Mark Feldman directs the Stanford Undergraduate Sustainability Scholars (SUSS) and is a lecturer in the Program in Writing and Rhetoric. Mark started teaching at Stanford after completing his PhD (on the rhetoric of animality in late 19th century American literature) from UC Berkeley in 2005. His research and teaching interests are varied and include: environmental humanities, urban studies, contemporary art, public humanities, and ecocriticism.
Mark’s major current writing project is a trade book, Urban Ecology: New York City’s Visionary Urbanism, about how artists, landscape architects, and educators are reimagining New York City, greening the streets and changing perceptions of nature. A native New Yorker, this project stems from his long-standing fascination with this city and environmentalism.
Mark teaches courses in the Program in Writing and Rhetoric (PWR) on themes such as visual culture, urban studies, and environmental rhetoric. His PWR2 classes have partnered with the Cantor Center for the Visual Arts and History San Jose to produce audio guide walking tours. In 2010 he was invited to contribute a thematic audio guide as part of the Cantor Center’s Faculty Choice program. The guide is available on their website (http://museum.stanford.edu/speakingaboutart.html).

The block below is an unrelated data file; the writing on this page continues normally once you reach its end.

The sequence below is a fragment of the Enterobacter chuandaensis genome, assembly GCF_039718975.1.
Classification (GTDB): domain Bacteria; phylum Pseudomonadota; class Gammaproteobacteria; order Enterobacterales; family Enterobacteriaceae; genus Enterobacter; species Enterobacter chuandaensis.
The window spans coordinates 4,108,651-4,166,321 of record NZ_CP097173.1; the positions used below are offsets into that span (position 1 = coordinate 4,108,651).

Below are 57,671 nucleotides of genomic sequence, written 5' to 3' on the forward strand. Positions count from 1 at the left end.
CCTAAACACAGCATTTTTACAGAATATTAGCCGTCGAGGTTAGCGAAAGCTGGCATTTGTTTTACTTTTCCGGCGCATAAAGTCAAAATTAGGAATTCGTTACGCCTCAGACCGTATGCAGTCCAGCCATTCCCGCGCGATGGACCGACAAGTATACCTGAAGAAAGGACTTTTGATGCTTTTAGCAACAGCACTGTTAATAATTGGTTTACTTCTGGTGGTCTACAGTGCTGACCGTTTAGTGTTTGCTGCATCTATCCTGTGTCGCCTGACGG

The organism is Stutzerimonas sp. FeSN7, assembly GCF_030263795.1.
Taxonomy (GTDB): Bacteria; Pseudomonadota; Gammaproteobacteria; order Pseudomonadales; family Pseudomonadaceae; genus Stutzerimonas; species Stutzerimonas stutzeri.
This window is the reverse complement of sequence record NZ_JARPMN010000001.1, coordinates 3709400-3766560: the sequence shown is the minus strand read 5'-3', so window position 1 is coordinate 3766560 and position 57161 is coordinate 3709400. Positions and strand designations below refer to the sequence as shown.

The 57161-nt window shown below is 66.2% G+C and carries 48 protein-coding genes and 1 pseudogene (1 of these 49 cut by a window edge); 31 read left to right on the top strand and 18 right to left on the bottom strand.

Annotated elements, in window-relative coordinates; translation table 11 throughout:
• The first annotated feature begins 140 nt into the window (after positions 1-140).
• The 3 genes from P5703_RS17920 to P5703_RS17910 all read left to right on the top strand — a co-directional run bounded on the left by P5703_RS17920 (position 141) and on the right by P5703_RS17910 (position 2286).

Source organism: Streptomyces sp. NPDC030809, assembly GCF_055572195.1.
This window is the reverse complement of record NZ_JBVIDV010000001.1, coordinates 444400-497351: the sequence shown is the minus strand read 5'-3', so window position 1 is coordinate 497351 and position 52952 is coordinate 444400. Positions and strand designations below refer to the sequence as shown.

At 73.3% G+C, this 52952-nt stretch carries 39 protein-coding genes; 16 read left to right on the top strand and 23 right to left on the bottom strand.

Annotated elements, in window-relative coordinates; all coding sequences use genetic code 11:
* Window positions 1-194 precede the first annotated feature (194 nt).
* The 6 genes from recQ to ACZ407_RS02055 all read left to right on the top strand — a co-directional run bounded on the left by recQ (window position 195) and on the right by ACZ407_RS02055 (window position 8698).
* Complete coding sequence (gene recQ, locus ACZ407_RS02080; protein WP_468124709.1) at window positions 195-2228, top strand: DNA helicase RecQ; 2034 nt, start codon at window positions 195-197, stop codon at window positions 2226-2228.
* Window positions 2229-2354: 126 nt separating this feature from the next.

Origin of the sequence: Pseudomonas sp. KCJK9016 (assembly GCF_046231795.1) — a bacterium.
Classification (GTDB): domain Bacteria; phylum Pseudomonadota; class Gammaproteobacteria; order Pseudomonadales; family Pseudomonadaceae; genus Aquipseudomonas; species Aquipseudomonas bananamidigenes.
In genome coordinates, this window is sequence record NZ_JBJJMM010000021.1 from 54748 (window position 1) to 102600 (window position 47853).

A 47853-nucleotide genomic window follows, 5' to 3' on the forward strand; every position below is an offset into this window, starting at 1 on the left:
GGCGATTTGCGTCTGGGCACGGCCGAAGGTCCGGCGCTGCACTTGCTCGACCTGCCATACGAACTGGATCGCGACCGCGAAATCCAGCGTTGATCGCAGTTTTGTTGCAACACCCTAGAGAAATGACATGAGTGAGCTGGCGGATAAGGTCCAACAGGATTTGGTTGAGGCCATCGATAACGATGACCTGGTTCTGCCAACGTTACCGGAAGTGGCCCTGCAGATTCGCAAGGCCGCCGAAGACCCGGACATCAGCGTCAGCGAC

Mark has published on late 19th century American literature and culture; graphic novels; and ecological reimiaginings of New York City. In 2009-10 he was a fellow at the Stanford Humanities Center, pursuing initial research for Urban Ecology. In 2010-11 he was accepted in the Arts Writing Workshop, a partnership between the International Art Critics Association and the Creative Capital / Warhol Foundation that pairs each participant with a senior critic for one-on-one writing mentorship.
John Peterson is Associate Director of Stanford Undergraduate Sustainability Scholars. Since 2004, he’s been a lecturer in the Program in Writing and Rhetoric at Stanford, where he also works in the Hume Writing Center. He teaches courses in popular culture, the rhetoric of art and commerce, and the rhetoric of liberal arts education. He has an MFA in Fiction from the University of Alaska, Fairbanks and was the founding publisher of Tahoma West, an undergraduate journal based in the Interdisciplinary Arts and Sciences Program at the University of Washington, Tacoma. He is currently doing research for his extended study of the rhetoric of improvisation called Free Speech? The Danger and Beauty of Speaking Off-the-Cuff.